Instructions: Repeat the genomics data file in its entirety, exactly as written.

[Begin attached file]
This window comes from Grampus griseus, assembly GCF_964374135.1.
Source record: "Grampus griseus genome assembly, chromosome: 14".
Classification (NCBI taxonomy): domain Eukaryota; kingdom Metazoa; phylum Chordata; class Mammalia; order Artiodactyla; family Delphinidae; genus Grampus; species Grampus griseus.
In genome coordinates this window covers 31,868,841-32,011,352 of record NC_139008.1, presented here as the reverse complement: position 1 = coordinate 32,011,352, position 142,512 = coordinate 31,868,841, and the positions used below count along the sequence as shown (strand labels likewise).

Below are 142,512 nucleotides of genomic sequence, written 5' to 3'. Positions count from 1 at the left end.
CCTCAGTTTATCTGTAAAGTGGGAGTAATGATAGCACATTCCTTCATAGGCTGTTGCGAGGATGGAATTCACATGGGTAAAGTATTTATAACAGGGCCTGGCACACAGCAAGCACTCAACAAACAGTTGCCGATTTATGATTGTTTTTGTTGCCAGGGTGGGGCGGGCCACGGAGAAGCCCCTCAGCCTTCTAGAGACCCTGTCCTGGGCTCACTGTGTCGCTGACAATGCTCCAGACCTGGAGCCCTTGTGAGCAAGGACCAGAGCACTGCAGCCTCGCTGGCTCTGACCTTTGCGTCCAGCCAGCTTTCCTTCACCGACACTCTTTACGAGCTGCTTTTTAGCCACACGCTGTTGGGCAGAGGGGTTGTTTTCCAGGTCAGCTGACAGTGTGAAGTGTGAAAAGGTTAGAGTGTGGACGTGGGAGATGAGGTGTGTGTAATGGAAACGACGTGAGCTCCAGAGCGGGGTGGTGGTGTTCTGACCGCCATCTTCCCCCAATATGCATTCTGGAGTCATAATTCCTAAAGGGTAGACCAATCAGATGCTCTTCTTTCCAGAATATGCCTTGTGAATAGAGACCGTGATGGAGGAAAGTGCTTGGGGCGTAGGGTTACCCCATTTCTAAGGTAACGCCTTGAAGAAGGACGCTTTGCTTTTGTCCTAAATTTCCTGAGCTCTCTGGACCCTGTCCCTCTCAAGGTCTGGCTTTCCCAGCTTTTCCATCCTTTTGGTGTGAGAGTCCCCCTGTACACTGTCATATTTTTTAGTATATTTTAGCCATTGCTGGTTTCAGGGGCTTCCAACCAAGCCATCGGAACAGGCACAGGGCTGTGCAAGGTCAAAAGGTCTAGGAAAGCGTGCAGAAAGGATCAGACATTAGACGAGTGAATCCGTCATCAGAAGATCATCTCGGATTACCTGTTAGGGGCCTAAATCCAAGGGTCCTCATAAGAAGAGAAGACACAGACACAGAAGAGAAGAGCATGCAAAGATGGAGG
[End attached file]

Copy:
This window comes from Grampus griseus, assembly GCF_964374135.1.
Source record: "Grampus griseus genome assembly, chromosome: 14".
Classification (NCBI taxonomy): domain Eukaryota; kingdom Metazoa; phylum Chordata; class Mammalia; order Artiodactyla; family Delphinidae; genus Grampus; species Grampus griseus.
In genome coordinates this window covers 31,868,841-32,011,352 of record NC_139008.1, presented here as the reverse complement: position 1 = coordinate 32,011,352, position 142,512 = coordinate 31,868,841, and the positions used below count along the sequence as shown (strand labels likewise).

Below are 142,512 nucleotides of genomic sequence, written 5' to 3'. Positions count from 1 at the left end.
CCTCAGTTTATCTGTAAAGTGGGAGTAATGATAGCACATTCCTTCATAGGCTGTTGCGAGGATGGAATTCACATGGGTAAAGTATTTATAACAGGGCCTGGCACACAGCAAGCACTCAACAAACAGTTGCCGATTTATGATTGTTTTTGTTGCCAGGGTGGGGCGGGCCACGGAGAAGCCCCTCAGCCTTCTAGAGACCCTGTCCTGGGCTCACTGTGTCGCTGACAATGCTCCAGACCTGGAGCCCTTGTGAGCAAGGACCAGAGCACTGCAGCCTCGCTGGCTCTGACCTTTGCGTCCAGCCAGCTTTCCTTCACCGACACTCTTTACGAGCTGCTTTTTAGCCACACGCTGTTGGGCAGAGGGGTTGTTTTCCAGGTCAGCTGACAGTGTGAAGTGTGAAAAGGTTAGAGTGTGGACGTGGGAGATGAGGTGTGTGTAATGGAAACGACGTGAGCTCCAGAGCGGGGTGGTGGTGTTCTGACCGCCATCTTCCCCCAATATGCATTCTGGAGTCATAATTCCTAAAGGGTAGACCAATCAGATGCTCTTCTTTCCAGAATATGCCTTGTGAATAGAGACCGTGATGGAGGAAAGTGCTTGGGGCGTAGGGTTACCCCATTTCTAAGGTAACGCCTTGAAGAAGGACGCTTTGCTTTTGTCCTAAATTTCCTGAGCTCTCTGGACCCTGTCCCTCTCAAGGTCTGGCTTTCCCAGCTTTTCCATCCTTTTGGTGTGAGAGTCCCCCTGTACACTGTCATATTTTTTAGTATATTTTAGCCATTGCTGGTTTCAGGGGCTTCCAACCAAGCCATCGGAACAGGCACAGGGCTGTGCAAGGTCAAAAGGTCTAGGAAAGCGTGCAGAAAGGATCAGACATTAGACGAGTGAATCCGTCATCAGAAGATCATCTCGGATTACCTGTTAGGGGCCTAAATCCAAGGGTCCTCATAAGAAGAGAAGACACAGACACAGAAGAGAAGAGCATGCAAAGATGGAGG